The fears that some in Washington express over the revival of Islamic extremism in Afghanistan are real, and this problem needs to be dealt with through diplomatic, economic, and clandestine operations. But it has become increasingly apparent, to both those on the Hill and the American people writ large, that our current policy of occupying Afghanistan militarily has failed to deliver any meaningful results to our national interest or to global stability.

    I think a more pertinent question to ask is just what the authors of this blog define as American leadership and American interests.

  2. I think that one could agree with your assertion that the President has done little to explain our national interest in Libya aside from bending to the pleadings of some (some) of our NATO allies (none of whom, I might add, are willing to actually pony up and help with expenses).

    But I think the President has been very explicit in stating our reasons and intentions for occupying Afghanistan: ensuring that this state doesn’t revert into becoming a terrorist safe-haven. Likewise with his statements regarding America’s role in the world.

    Looking inward does not necessarily mean reverting from world affairs. Last time I checked, there were serious issues to be dealt with here concerning the economy (which authors of this blog are duly aware of), and dealing with these problems will require us to assert our leadership globally. Spending $2 billion a week on bombing a dictator that was until recently friendly with a number of high profile Senate hawks is not exactly a fiscally (or diplomatically or strategically) sound policy.

    And nation-building is, if you think about it, merely a pompous exercise in government power and central planning. Perhaps a deeper read into some of the GOP candidates views on political organization will reveal that attempting to prop up what is essentially an artificial state will only lead to more money being spent on fruitless enterprises and more blood being shed for those who, for all intents and purposes, are capable of fighting for their own freedom. None of this suggests isolationism. Not even ‘kinda’.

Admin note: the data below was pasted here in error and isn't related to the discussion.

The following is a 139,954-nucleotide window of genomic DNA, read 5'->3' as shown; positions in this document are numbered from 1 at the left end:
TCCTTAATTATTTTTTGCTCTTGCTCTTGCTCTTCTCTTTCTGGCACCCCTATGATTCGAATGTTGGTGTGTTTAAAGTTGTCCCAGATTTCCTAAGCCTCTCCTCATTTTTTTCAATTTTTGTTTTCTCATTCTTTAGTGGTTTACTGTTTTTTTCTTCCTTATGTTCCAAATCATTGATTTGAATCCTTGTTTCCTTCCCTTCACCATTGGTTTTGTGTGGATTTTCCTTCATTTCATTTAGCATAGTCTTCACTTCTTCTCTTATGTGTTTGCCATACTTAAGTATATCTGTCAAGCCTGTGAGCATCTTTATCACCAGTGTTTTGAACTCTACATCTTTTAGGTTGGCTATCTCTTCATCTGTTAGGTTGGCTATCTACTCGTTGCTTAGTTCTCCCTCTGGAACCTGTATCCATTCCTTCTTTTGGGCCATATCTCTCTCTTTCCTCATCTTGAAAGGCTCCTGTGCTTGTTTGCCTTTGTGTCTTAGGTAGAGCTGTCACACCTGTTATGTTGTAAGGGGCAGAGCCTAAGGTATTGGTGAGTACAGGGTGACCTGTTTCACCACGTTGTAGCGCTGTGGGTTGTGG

The fears that some in Washington express over the revival of Islamic extremism in Afghanistan are real, and this problem needs to be dealt with through diplomatic, economic, and clandestine operations. But it has become increasingly apparent, to both those on the Hill and the American people writ large, that our current policy of occupying Afghanistan militarily has failed to deliver any meaningful results to our national interest or to global stability.

    I think a more pertinent question to ask is just what the authors of this blog define as American leadership and American interests.

  3. It is easy to find ways to declare an American interest in anything that happens around the world, so I am concerned that America ends up being the “garbage man” in support of its entanglements. Our country’s government has steadily entered into entangling alliances, well beyond trade agreements, since we were warned about it by Thomas Jefferson. These alliances have done much to commit us to act in the other party’s favor, and have done little to achieve the opposite. Maybe we should be a little more isolationist, or at least more non-interventionist. Our economic situation is a good reason to revisit the roles we play in various multinational bodies, and reassess our relationships and commitments with other countries. I think less in this arena would definitely be more.